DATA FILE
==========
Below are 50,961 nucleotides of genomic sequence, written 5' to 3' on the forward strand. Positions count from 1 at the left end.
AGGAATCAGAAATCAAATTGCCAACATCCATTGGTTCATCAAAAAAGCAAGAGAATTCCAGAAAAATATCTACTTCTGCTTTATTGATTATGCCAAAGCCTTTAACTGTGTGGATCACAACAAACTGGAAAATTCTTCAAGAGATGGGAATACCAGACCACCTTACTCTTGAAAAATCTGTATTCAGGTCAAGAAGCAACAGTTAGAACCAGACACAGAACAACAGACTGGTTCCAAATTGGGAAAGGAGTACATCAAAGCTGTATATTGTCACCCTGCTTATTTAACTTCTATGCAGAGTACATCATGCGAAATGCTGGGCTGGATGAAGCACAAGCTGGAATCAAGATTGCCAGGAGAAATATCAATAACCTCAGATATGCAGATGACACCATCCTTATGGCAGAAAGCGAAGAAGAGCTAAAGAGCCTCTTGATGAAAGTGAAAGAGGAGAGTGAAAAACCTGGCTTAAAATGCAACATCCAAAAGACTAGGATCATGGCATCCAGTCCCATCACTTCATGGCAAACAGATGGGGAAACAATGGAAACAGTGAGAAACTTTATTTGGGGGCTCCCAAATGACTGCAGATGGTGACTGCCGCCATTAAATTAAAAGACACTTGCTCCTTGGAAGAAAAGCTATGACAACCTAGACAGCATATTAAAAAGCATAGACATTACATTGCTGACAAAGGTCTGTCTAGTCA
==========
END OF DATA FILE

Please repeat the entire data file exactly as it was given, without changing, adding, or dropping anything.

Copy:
Below are 50,961 nucleotides of genomic sequence, written 5' to 3' on the forward strand. Positions count from 1 at the left end.
AGGAATCAGAAATCAAATTGCCAACATCCATTGGTTCATCAAAAAAGCAAGAGAATTCCAGAAAAATATCTACTTCTGCTTTATTGATTATGCCAAAGCCTTTAACTGTGTGGATCACAACAAACTGGAAAATTCTTCAAGAGATGGGAATACCAGACCACCTTACTCTTGAAAAATCTGTATTCAGGTCAAGAAGCAACAGTTAGAACCAGACACAGAACAACAGACTGGTTCCAAATTGGGAAAGGAGTACATCAAAGCTGTATATTGTCACCCTGCTTATTTAACTTCTATGCAGAGTACATCATGCGAAATGCTGGGCTGGATGAAGCACAAGCTGGAATCAAGATTGCCAGGAGAAATATCAATAACCTCAGATATGCAGATGACACCATCCTTATGGCAGAAAGCGAAGAAGAGCTAAAGAGCCTCTTGATGAAAGTGAAAGAGGAGAGTGAAAAACCTGGCTTAAAATGCAACATCCAAAAGACTAGGATCATGGCATCCAGTCCCATCACTTCATGGCAAACAGATGGGGAAACAATGGAAACAGTGAGAAACTTTATTTGGGGGCTCCCAAATGACTGCAGATGGTGACTGCCGCCATTAAATTAAAAGACACTTGCTCCTTGGAAGAAAAGCTATGACAACCTAGACAGCATATTAAAAAGCATAGACATTACATTGCTGACAAAGGTCTGTCTAGTCA